Violent crime goes often unreported, or when it is reported, nothing is done. We look forward to and request an investigation into the real facts. The family talk is that Jr. The two started physically fighting in the field, and family members report that Jr. It is unclear whether it was his Dad or uncle who shot him. Some might say that Jr. Prosecutors said the case was important not only because of its size, but because the racketeering charge is rarely used against gangs.

It is made up of mostly American Indian men and boys, and started in Minneapolis in the s as members fought for turf to deal drugs.

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The Native Mob is also active in prison. Authorities said McArthur would direct other members to carry out beatings, shootings and other violent acts to intimidate rivals. As far as the Leech Lake family knows, nothing has happened since. It is these very organizations that, in our experience, are a huge part of the problem in Indian Country as they continually infer that leaving children in dangerous homes on the reservation rather than providing them with safety and stability is not only better for the children — but somehow an inherent need.

They advocate leaving defenseless children in dangerous situations, arguing that only tribal government truly knows what they need and can care for them. They have convinced society that interference is akin to child abuse on the rescuers part — and possibly even a form of genocide. This argument is made even if the tribal government does not have a working system to care for the children.

This argument is made so often and so forcefully that it is believed, even as real evidence shows to the contrary. The study referred to by Mr. Rushing and Mr. Moddelmog, just as with a NPR series purporting to investigate ICWA abuse Ombudsman, , was seriously flawed and came to extremely questionable conclusions.

Interestingly, without any concern for psychological effect, ICWA is frequently used to remove children from non-Indian homes that better reflect the cultural heritage they are most comfortable with ethnicity does not determine cultural heritage than a home on the reservation. Morris, That statement is not only offensive and insulting, but untrue. Again, as a mother and representative of many families, I can attest that most of the children we are connected to would prefer a bed over a floor. Further, these children were fostered due to abuse, neglect, or abandonment. Many suffer with fetal alcohol related issues.

How can one assume the sole reason for struggle is due to non-native homes? This line of reasoning appears to be believed even as it flies in the face of common sense. There is factually no DNA to make children need a particular heritage or upbringing. In fact, the Human Genome Project has proven that no separate classifiable subspecies race exists within modern humans. In other words, there is no genetic racial difference between a person of Indian heritage and a person of English heritage. There exists only familial genes for facial structure, hair texture, eye color, and similar individual traits.

This means it impossible for any entity to know the emotions and needs of a child if they do not have active knowledge of or relationship with that particular child. This is far more important than understanding the customs of a particular tribe. To believe that one group of children is inherently more comfortable with and accepting of less safety and security than any other group of children is the epitome of racism.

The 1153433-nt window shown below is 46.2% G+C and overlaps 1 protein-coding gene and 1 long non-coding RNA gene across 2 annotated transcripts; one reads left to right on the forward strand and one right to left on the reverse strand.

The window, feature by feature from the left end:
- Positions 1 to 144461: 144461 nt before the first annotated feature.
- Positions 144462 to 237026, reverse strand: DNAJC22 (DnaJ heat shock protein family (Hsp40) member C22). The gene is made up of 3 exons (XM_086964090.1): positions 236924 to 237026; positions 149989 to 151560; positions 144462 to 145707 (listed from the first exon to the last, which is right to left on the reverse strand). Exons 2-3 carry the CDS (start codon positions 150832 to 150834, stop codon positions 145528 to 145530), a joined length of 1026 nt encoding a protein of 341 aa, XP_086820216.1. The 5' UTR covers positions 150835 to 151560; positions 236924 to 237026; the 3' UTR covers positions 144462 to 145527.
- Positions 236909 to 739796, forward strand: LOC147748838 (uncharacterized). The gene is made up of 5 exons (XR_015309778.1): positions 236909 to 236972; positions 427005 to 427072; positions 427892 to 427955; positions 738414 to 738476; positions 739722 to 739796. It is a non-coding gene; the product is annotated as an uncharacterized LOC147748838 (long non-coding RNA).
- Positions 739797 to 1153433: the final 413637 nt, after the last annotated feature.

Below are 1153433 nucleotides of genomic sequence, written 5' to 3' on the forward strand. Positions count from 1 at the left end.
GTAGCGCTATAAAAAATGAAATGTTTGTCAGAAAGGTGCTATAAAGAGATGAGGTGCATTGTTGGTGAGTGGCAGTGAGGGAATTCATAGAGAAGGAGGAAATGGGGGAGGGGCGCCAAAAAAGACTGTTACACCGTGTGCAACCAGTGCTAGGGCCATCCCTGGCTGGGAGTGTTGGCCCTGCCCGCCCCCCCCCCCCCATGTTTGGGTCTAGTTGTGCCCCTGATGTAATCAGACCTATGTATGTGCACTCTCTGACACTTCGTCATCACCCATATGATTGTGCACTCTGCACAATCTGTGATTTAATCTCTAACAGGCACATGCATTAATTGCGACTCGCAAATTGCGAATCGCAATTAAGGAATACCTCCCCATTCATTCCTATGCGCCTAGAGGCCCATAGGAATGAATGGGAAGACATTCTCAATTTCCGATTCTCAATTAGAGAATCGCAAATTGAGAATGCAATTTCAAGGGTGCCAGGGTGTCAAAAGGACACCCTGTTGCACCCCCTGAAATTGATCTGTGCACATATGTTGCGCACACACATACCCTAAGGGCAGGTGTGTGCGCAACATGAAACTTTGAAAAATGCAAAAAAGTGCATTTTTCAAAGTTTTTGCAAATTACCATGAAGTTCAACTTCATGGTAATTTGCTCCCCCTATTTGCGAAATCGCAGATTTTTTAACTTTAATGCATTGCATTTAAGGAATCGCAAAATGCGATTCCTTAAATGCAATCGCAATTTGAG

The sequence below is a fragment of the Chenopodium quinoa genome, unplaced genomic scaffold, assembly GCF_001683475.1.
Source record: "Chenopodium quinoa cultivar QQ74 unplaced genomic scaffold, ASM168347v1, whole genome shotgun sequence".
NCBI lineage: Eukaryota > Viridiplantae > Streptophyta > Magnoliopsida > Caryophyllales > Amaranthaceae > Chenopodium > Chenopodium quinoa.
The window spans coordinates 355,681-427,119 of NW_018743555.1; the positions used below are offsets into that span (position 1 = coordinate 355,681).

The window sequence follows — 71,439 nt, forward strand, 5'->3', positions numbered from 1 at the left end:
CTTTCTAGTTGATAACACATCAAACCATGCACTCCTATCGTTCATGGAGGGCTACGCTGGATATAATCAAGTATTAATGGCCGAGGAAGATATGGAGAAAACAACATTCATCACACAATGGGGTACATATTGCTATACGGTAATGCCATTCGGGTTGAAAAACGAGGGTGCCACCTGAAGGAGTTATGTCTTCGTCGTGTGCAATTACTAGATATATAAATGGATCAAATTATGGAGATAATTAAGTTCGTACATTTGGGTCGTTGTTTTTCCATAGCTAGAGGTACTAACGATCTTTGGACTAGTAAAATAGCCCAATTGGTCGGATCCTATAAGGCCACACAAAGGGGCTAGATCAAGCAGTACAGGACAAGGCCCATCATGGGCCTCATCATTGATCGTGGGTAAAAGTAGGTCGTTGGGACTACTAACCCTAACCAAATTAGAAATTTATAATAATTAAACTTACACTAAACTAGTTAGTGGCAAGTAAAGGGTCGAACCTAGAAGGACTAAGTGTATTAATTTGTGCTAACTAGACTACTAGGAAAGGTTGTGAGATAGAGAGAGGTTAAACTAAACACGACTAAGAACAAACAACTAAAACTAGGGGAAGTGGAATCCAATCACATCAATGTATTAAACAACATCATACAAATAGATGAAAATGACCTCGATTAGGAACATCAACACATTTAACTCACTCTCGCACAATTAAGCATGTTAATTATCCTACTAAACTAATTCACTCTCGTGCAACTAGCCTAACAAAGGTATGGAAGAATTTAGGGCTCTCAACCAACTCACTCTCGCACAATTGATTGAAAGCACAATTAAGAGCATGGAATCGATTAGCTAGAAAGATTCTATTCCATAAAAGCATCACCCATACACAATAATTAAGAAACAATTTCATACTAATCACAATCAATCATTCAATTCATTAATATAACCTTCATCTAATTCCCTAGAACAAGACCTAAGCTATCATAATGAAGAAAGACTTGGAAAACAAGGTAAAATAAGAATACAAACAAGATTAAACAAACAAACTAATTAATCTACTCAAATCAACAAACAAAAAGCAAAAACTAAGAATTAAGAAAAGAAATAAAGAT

Believing such things might make it easier for federal government officials to deal with the human crisis on many reservations, but it is not unlike the degrading claims made against persons of Jewish heritage as part of Nazi rationale for putting them in slums.

It is shocking that these unfounded assertions are coming from tribal leaders and their supporters — the very people who claim to represent the best interest of U. This is a huge disservice to the well-being of children — including my own and those we represent — who are individuals, not tribal assets, and who have their own voices, feelings, thoughts, goals, motivations and needs — none of which appear to be described accurately by these entities. As the birth mother to several children of heritage, I strongly attest that my children have needed and thrived on safety, stability, and love.

Like most people, they have had some interest in the various heritages of ancestors, but there has been no inherent need to be raised within Native American culture any more than that of their German Jewish or Irish Catholic heritages. As the chairwoman of an organization representing families across the country — I attest the same for the families we represent. Safety, security and love are the vital needs of their children. Former ND Lt. Omdahl, The child was forced to stay there about 6 months before he was moved somewhere else.

Belford, 2. Within three weeks, the oldest was permanently brain damaged from being beaten. Smart, 3. Tevlin, Quoting Mr. Further, casino money on reservation land is more profitable, and money can be made with drugs on the reservation. As these criminal elements moved in, many non-criminal tribal members have purposefully taken their families and moved out.

According to the last two U. The lack of safe homes of relatives is what brings tribal governments to make placement in the homes of unsafe relatives. The almost 40 children returned to on-reservation placements in abusive homes, many headed by known sex offenders, at the direction of the Tribal Chair. These children remain in the full time care and custody of sexual predators available to be raped on a daily basis.